Although I have talked about stimming and scripting in previous episodes, today I go in-depth on what that really means. Every person has self-stimmed or scripted at one point, but for children with autism, it can become harmful. That’s why I’m here to tell you how to combat it!
Following the previous episode, today I am very excited to interview autism attorney, Gary Mayerson. Gary founded the first law firm in the nation focused on the representation of individuals with autism. After nearly 20 years he has served on some of the most important autism-based cases, and is also the board chairman to the nonprofit organization, Job Paths.
I’ve worked in the autism field for over two decades; that means I’ve been involved in my fair share of legal disputes. I’ve walked away from each situation with new experiences, and from that experience, I've put together five lessons that are sure to help you the next time you find yourself fighting for your child.
Dr. Joanne Gerenser is an SLP who has worked in her field for 38 years. She has watched the autism community grow and change, and with the divide between SLPs and BCBAs worse than ever before, she’s advocating for collaboration. Join us as we discusses where the divide begins, and what we can do to bring it together.
As an autism mother, Megan’s fall into the autism world is relatable and you can find pieces of yourself in her story. Her son was diagnosed with autism when he was three years-old, and she has learned to be his advocate. But as someone who had no idea what autism or ABA was, she had a lot of learning to do. Megan’s initial confusion prompted her to start her own podcast called Adventures in Autism!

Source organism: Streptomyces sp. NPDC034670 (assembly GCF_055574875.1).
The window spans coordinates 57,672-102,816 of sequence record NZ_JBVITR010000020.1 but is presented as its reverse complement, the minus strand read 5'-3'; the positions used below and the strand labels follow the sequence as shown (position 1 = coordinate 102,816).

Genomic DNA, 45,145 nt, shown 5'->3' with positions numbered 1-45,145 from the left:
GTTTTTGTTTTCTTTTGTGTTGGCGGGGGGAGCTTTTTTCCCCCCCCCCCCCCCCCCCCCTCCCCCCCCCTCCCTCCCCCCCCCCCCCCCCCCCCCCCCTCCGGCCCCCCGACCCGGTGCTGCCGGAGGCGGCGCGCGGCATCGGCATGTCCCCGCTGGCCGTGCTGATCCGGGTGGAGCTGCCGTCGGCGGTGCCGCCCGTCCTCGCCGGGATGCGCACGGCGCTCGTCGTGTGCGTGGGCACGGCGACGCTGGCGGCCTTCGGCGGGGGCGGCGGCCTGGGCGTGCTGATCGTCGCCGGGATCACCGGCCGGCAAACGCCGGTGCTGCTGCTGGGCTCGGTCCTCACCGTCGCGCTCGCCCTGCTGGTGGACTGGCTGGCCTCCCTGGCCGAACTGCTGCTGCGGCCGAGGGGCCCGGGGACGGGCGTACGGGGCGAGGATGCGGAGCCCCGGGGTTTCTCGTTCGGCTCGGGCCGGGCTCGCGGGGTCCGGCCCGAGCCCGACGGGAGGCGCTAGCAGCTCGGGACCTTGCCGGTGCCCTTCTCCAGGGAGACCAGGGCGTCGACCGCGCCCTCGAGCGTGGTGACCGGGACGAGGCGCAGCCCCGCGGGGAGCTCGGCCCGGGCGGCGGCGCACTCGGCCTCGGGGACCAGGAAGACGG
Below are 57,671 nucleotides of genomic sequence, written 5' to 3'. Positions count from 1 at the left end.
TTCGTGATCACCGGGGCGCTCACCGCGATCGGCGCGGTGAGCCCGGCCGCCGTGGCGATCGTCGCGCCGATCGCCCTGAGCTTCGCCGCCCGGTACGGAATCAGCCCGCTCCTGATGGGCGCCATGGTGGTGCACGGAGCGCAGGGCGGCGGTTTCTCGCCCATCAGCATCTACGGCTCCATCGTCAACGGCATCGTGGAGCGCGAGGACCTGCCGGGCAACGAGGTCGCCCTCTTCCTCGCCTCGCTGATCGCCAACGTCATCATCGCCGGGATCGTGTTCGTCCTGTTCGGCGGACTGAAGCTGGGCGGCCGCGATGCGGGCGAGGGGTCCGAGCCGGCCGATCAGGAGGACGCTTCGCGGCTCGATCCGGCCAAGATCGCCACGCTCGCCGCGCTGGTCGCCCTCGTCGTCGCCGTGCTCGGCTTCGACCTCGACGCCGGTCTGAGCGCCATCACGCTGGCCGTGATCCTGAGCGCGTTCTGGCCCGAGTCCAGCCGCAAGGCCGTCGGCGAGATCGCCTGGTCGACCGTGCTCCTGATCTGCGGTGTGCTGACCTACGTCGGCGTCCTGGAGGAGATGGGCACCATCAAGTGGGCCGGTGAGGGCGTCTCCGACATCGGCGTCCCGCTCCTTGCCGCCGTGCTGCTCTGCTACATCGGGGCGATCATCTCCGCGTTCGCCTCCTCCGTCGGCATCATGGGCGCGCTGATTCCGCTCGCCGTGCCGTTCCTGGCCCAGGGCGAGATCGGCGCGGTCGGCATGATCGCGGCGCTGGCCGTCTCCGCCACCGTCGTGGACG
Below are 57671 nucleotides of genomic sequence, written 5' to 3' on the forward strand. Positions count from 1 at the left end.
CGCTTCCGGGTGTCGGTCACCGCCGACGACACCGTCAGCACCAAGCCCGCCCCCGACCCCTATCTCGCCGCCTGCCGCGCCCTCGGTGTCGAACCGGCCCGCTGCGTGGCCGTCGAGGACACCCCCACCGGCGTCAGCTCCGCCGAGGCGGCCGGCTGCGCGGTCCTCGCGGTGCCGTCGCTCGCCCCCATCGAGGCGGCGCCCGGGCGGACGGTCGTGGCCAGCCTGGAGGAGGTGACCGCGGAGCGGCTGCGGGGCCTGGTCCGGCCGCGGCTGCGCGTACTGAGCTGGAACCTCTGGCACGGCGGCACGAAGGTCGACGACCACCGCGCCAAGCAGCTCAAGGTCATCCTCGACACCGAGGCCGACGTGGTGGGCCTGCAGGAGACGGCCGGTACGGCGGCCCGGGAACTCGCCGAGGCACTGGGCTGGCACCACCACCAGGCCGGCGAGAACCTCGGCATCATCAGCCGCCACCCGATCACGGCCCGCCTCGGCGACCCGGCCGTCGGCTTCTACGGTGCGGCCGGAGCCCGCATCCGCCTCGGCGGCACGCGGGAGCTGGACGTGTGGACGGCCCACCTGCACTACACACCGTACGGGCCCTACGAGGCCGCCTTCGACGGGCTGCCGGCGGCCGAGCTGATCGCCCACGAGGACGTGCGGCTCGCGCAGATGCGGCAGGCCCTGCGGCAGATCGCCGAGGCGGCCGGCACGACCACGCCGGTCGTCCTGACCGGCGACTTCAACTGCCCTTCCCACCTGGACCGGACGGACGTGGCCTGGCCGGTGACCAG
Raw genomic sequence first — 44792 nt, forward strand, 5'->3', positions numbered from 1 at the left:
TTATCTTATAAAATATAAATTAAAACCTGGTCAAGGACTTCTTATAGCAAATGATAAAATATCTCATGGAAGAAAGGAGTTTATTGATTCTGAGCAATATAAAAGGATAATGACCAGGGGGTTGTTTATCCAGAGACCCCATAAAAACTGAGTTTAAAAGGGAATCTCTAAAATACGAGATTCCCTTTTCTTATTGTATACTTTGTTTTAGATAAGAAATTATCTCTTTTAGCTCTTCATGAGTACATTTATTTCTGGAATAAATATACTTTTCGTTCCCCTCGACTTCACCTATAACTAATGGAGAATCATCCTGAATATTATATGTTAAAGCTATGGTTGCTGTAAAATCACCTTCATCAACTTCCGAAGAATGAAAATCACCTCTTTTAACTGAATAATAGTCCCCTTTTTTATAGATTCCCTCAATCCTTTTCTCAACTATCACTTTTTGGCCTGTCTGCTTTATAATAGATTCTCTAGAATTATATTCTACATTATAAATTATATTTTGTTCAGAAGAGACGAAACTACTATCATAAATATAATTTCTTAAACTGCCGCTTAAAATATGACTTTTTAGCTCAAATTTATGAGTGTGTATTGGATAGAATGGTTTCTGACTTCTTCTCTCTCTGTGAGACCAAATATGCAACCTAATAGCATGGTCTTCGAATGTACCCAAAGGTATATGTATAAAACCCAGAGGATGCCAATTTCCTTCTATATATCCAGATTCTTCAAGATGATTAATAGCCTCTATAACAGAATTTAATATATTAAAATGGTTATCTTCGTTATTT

Deidra Darst is not only an autism mother, she’s a licensed SLP and published author as well. She is also extremely passionate about ABA and making a difference in the autism community. In this interview, she describes her fall into the autism world; what changed her opinion on ABA; and what she thinks professionals need to do to be most effective.
In this episode, we hear from Ryan O’Donnell about his efforts to communicate about the Behavioral Science field using podcasts and videos. The content he produces is varied; some being directed to parents and other caregivers and some directed to BCBAs. He also gives presentations about autism all over the world, so he’s very knowledgeable about the field and where it’s headed.
There are numerous ways for grandparents of autistic children to be involved in teaching and skill development. Today’s interview is with a very dedicated grandmother who found Mary’s online courses and community at almost the exact time she first heard the word autism applied to her grandson. This grandmother has made great progress with the 30-month-old boy using Mary’s techniques, and plans to continue her autism education.
If your child has autism, then they’re likely prescribed certain medications. But which medications are best for your child, and which ones do more harm than good? Every person responds differently to medicine, so choosing the best one for your child may seem overwhelming. But after decades in the field I’ve developed strategies to keep your medication organized, and warning signs to look for when testing a new medication.